The UK has not acquired the Moderna vaccine but is in “advanced discussions” to ensure British access, officials have said, while cautioning that no one in the UK would be able to be given it until spring next year.
A government spokesman said the company was scaling up its European supply chain but that it would be around four to six months before the vaccine might be available in the UK, a far longer timeframe than the Pfizer-BionTech vaccine, which the chief scientific officer has said could be available by Christmas.
The US biotech firm Moderna has become the latest to reveal significant results from phase 3 trials of its jab, revealing an interim analysis showing its vaccine has an efficacy of 94.5%.
The company said it planned to apply to the US regulator, the Food and Drug Administration, for emergency-use authorisation in the coming weeks.
Moderna has agreed to provide the US with 100m doses, with an option to buy 400m more, and the European commission has a “potential purchase agreement” for 80m-160m doses.
However, the UK chose not to participate in the EU vaccine purchase scheme, with the health secretary, Matt Hancock, arguing in July that the government could source vaccine faster on its own.
A Downing Street spokesman said the UK had prioritised securing vaccines to give the highest chance of successful and swift access. “What we’ve done is prioritised agreements with vaccine developers who offer different types of vaccines, can provide early supply to the UK and have advanced manufacturing supply chains in place,” he said.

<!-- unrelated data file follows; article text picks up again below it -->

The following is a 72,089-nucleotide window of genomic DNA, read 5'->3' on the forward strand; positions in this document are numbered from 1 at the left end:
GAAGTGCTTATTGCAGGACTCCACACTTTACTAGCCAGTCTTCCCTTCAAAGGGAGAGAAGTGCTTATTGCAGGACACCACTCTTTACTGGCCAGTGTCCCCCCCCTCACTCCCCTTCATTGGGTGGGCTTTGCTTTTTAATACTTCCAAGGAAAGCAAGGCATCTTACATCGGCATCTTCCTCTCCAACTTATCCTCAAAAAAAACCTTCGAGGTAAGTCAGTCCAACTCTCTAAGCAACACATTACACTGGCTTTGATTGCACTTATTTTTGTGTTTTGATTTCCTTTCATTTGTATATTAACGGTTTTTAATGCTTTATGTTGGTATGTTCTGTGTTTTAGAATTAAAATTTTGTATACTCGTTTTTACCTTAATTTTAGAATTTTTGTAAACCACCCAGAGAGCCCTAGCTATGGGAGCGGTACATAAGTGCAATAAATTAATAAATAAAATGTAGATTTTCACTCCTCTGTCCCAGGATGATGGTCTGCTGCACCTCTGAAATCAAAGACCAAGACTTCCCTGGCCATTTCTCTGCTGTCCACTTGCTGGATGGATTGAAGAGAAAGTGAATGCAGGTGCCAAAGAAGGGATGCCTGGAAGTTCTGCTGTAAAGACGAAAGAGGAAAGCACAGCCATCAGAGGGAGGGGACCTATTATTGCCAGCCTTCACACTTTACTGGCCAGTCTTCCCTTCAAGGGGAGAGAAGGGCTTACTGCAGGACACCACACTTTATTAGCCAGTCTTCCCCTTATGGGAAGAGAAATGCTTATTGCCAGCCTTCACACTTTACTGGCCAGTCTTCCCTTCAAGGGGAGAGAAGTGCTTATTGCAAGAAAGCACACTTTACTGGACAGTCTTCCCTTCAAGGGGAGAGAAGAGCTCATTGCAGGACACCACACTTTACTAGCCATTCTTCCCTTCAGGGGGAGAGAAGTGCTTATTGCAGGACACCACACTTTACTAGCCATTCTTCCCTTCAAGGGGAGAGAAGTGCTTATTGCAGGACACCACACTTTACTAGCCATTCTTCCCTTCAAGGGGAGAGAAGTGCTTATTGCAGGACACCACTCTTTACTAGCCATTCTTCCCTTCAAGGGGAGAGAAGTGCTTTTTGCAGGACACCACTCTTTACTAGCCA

One government source with knowledge of the procurement process said it had been ultimately the decision of vaccine taskforce chair, Kate Bingham, not to acquire the Mordern vaccine.
A government spokesperson welcomed the results from Moderna but said the UK still had access to significant numbers of other vaccines. “The news from Moderna appears to be good and represents another significant step towards finding an effective Covid-19 vaccine,” the spokesman said.
“As part of the ongoing work of the vaccine taskforce, the government is in advanced discussions with Moderna to ensure UK access to their vaccine as part of the wider UK portfolio.
“Moderna are currently scaling up their European supply chain which means these doses would become available in spring 2021 in the UK at the earliest.”
The government spokesman said that the UK would still have early access to 350m vaccines doses through agreements with six separate vaccine developers, including three currently in phase 3 clinical trials.
100m doses of the University of Oxford/AstraZeneca vaccine
40m doses of the BioNTech/Pfizer vaccine, reported last week to have 90% effectiveness
60m doses of Novavax vaccine
The spokesman said the Pfizer/BioNTech’s vaccine “is based on the same platform as Moderna’s vaccine and if approved by the medicines regulator, is expected to begin delivery as early as December 2020.”
One key advantage of the Moderna vaccine is that it can be stored at normal refrigerator temperatures, rather than the Pfizer vaccine, which must be stored in extremely low temperatures of -70C to remain stable.